Litespeed Li2 Review: as part of our partnership with Litespeed Bicycles, Team Sixcycle-RK&O is privileged to have spent the past two years racing the Litespeed C1R (reviews here and here) and Litespeed L1R (review here). These have been terrific race machines, but they're only a small portion of Litespeed's portfolio of bikes, which also includes the Litespeed CX frameset (check out our photoshoot here). As the 2013 race season gets underway, Team Sixcycle-RK&O is also going to be racing another member of the Litespeed family: the electronic shifting Litespeed Li2. Team Sixcycle-RK&O's own Tom Mikolinski has spent several months riding and racing this frameset and his Litespeed Li2 review follows.
Litespeed Li2 Review from Team Sixcycle-RK&O's Tom Mikolinski
Being a proud owner of our team's flagship bike, the incomparable Litespeed C1R, I was a bit apprehensive about picking up the Litespeed Li2 and how it could possibly measure up to its beefier big brother.
Unlike the C1R and the L1R, the Li2 is made up of 30T carbon rather than the 60T carbon of its "R" brothers. This is a lower tensile strength of the fibers, but don't underestimate it...this bike is all business and as stiff as you need it to be.
The Li2 derives its name from the fact that it is only electronic (Di2) shifting compatible. There are no external derailleur cable bosses on the frame. Everything needs to be run internally. This creates a smooth clean exterior to really admire the frame.
One of the first things I noticed was the change in bottom bracket standard from the BB30 on the C1R to a BB386 on the Li2. It seems these days that a new "standard" is introduced every year, and much like your cell phone and chargers, a new set bb/crank set-up is required as well. I initially dismissed this as a hokey way for component manufacturers to stay relevant. However I am humbled to say that I was wrong. There is a genuine benefit of going to the longer 86mm spindle vs. the BB30's 68mm spindle. This was immediately apparent as soon as I hoped on the bike. The wider BB provided a noticeable increase in stiffness and power transfer. The increased power transfer was especially appreciated when climbing.
Handling on the Li2 is quick and responsive. Litespeed certainly did their homework to create a light, stiff, responsive bike that not only looks great but is a lot of fun to ride. A week spent in the Santa Ynez Mountains in southern California provided a great testing ground for the fun that can be had on this bike. Climbing on the bike, while certainly still not effortless, seemed a bit punchier thanks in part to the wider BB and lightweight frame. Descending was pure joy, tracking was spot on and accurate, and you could really open it up without trepidation.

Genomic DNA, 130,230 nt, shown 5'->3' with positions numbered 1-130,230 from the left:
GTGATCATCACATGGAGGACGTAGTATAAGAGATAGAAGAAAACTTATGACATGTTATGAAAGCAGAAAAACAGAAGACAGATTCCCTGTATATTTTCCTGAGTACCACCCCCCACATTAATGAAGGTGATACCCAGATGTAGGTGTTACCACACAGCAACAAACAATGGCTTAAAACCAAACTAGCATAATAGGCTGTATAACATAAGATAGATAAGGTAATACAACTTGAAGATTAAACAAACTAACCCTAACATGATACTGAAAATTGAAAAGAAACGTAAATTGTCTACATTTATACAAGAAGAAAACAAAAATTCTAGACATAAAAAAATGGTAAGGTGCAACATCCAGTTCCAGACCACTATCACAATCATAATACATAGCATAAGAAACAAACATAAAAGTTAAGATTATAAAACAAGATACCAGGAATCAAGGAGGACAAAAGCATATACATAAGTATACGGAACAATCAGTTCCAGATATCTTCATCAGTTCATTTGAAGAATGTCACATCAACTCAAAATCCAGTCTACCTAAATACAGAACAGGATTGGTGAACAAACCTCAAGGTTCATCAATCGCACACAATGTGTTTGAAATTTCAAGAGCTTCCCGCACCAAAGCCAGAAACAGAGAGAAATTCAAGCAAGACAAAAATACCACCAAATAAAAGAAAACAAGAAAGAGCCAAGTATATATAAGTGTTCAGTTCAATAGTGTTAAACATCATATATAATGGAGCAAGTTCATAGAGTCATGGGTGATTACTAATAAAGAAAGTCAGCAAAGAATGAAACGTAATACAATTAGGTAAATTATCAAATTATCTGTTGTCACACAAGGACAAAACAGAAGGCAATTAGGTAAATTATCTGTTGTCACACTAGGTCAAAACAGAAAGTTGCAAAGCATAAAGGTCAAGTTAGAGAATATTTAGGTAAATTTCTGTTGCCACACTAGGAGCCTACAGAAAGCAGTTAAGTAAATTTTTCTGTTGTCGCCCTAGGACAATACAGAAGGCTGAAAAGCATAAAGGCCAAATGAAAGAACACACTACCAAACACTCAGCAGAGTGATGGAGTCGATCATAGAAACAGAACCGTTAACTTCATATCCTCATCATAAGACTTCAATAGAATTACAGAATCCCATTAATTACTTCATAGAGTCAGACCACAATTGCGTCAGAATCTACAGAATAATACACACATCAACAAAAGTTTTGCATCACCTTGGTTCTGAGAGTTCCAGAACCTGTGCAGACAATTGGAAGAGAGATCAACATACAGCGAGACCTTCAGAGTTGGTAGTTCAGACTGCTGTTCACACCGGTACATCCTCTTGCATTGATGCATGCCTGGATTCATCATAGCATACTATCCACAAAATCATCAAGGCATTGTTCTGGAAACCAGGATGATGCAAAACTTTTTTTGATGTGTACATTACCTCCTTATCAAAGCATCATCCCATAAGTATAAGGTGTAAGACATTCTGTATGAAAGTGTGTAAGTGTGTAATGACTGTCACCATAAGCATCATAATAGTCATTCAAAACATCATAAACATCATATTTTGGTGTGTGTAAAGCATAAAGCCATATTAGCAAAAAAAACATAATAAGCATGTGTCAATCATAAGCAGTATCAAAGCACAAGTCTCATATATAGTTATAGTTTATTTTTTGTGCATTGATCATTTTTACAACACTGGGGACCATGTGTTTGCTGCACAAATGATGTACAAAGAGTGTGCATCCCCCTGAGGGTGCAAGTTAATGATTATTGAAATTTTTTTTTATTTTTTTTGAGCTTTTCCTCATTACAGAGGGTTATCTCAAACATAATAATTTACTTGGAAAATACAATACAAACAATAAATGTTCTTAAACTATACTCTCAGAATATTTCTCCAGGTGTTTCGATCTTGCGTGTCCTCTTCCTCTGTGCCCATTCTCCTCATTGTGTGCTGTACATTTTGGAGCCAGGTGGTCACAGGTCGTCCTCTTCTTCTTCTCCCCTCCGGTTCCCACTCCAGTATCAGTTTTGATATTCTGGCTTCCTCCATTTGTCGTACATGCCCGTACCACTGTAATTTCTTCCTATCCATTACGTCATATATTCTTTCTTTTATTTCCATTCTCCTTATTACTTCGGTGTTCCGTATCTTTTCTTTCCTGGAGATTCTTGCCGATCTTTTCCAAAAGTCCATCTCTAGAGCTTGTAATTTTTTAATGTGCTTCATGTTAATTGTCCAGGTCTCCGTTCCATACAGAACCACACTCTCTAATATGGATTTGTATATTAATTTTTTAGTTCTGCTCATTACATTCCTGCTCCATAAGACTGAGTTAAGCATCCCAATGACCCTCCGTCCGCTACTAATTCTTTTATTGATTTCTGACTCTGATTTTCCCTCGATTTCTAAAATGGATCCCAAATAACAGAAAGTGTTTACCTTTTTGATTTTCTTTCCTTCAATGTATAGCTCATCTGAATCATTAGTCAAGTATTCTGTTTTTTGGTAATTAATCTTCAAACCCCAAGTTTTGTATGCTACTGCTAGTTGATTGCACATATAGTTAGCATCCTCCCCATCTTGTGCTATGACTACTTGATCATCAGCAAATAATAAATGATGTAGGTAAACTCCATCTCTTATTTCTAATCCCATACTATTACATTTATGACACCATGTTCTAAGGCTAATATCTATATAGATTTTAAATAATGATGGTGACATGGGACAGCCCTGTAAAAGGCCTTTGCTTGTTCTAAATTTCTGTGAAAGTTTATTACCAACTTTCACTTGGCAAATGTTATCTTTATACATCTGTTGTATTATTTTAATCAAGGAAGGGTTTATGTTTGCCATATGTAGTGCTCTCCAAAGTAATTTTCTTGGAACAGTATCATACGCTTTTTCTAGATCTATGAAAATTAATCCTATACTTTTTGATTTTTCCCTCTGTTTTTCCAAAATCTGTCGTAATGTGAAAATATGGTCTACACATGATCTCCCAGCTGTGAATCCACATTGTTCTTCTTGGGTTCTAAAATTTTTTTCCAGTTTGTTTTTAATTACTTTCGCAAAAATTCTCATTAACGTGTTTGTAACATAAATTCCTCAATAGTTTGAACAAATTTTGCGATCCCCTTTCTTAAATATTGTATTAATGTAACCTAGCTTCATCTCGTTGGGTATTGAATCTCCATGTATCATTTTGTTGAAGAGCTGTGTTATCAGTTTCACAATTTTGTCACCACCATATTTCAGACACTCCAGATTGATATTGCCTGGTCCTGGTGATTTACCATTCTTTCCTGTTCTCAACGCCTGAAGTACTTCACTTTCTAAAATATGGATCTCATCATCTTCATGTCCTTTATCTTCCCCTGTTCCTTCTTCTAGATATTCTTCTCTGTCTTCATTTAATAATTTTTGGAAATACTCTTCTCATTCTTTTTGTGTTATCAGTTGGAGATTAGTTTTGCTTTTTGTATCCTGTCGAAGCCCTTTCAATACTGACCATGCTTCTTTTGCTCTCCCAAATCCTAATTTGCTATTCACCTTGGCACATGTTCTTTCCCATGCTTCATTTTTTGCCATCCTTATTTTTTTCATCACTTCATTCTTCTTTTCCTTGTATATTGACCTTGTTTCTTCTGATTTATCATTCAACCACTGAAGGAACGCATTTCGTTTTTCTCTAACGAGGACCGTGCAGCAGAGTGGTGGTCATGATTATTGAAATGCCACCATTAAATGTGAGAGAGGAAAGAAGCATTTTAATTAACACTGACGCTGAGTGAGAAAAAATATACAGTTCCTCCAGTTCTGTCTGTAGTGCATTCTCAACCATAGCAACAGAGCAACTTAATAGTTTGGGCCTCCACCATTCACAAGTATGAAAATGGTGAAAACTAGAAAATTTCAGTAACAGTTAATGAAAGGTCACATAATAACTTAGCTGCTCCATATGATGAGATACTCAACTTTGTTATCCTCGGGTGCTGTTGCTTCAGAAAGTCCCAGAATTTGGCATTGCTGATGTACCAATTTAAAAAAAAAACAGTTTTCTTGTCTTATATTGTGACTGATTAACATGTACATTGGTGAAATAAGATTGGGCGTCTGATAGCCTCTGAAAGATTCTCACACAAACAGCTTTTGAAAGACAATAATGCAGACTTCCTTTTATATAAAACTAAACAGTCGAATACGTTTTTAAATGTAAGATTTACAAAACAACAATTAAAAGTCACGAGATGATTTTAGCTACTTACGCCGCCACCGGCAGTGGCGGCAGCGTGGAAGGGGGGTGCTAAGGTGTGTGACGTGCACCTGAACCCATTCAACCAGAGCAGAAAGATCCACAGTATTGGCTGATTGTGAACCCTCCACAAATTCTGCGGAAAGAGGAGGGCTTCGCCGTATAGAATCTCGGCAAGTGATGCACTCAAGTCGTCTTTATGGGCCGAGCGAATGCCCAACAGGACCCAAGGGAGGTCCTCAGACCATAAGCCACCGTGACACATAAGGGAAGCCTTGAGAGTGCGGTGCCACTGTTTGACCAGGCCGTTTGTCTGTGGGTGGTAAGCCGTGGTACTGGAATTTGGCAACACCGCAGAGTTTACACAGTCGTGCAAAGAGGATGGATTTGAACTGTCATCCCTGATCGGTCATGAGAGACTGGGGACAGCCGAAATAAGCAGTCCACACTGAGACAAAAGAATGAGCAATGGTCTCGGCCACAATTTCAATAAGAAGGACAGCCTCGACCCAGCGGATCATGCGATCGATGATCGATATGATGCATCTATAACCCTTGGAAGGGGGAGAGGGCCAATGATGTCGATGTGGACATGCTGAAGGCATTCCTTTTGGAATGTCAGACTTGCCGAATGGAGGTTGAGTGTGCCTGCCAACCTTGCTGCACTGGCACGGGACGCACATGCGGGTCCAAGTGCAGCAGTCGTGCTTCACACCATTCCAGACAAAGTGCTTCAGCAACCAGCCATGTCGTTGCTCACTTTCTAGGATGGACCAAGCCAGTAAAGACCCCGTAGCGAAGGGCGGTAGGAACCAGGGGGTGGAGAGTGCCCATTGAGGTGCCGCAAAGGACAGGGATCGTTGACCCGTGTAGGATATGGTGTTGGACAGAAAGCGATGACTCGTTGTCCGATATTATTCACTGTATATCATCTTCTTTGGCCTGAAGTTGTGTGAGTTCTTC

As with any new standard or technology, there are limitations on what you can use in terms of cranksets. FSA makes a great BB/crankset combo that I'm currently running. There are currently no crank based powermeter set ups that are BB386 specific to date. Matt Vandivort of Team Sixcycle has been able to get the new Sram Red GXP Quarq to work with a BB386 to GXP adapter. This is certainly something that I'll be exploring further.
Having spent the past 3 months on this bike, my apprehensions were laid to rest. Not only is it a lightweight, stiff, responsive bike, it is also flat out fun to ride. Litespeed has come a long way from the early days of titanium. You owe it to yourself to take one out and see what they are capable of. The only downside now is deciding which one to ride.
Build Spec for Tom Mikolinski's 2012 Litespeed Li2
- Group: Ultegra Di2shifters front rear deralurs 11×26 cassette
- Wheels: ENVE 45 Powertap carbon clinchers
- Brakes: Planet X Ultra Light
- Stem: 3T ARC Team
- Handlebars: EDGE carbon
- Seatpost: FSA K-Force carbon
- Crankset: FSA SL-K BB386
- Saddle: Fizik Antares 00 braided carbon
- Bar Tape: Lizard skin
- Pedals: Speedplay zero
- Cables: Yokozuna Reaction brake cables
- Chain: KMC x10sl
More information on the Litespeed Li2